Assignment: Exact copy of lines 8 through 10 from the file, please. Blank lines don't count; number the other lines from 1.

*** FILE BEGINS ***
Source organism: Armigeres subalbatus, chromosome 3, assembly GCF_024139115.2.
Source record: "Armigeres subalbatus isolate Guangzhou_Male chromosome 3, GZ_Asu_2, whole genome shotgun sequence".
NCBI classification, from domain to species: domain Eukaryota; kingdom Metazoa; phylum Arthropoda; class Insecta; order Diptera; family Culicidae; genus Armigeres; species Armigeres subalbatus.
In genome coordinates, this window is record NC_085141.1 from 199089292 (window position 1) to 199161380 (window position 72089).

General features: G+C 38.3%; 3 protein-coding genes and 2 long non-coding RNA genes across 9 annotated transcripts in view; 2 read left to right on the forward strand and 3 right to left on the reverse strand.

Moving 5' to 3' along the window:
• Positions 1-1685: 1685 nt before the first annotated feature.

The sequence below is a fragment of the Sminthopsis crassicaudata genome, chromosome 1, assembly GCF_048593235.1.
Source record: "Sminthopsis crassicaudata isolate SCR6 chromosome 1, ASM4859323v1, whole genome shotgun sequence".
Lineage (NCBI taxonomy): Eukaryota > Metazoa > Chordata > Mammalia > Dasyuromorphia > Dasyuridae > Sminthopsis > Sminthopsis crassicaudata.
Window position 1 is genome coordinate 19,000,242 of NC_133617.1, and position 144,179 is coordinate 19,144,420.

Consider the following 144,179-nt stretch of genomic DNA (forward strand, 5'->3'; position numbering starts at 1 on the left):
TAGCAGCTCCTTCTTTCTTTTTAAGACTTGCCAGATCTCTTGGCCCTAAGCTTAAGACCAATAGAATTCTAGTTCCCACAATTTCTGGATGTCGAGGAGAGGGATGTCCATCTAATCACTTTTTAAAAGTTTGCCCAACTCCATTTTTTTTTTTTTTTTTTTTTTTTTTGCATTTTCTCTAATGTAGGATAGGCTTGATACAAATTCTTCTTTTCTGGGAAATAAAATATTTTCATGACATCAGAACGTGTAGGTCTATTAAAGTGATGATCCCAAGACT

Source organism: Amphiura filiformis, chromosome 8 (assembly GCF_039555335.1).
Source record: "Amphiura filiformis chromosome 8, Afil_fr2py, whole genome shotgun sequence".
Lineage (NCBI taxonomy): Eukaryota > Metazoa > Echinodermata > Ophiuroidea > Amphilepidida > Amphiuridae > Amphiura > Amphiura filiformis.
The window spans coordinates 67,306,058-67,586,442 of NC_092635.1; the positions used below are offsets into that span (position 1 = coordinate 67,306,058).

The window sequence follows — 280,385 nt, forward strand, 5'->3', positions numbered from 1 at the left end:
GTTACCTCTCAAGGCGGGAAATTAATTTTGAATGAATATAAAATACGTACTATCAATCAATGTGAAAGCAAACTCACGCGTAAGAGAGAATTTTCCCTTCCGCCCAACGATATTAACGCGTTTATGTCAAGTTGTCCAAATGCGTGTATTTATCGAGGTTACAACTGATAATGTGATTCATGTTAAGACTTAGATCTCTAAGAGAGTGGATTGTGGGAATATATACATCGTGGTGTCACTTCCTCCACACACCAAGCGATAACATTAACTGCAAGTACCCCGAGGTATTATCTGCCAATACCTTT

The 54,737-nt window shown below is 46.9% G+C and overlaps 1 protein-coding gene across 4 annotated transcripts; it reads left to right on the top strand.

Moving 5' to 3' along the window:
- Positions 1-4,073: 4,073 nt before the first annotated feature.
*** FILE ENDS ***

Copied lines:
The sequence below is a fragment of the Sminthopsis crassicaudata genome, chromosome 1, assembly GCF_048593235.1.
Source record: "Sminthopsis crassicaudata isolate SCR6 chromosome 1, ASM4859323v1, whole genome shotgun sequence".
Lineage (NCBI taxonomy): Eukaryota > Metazoa > Chordata > Mammalia > Dasyuromorphia > Dasyuridae > Sminthopsis > Sminthopsis crassicaudata.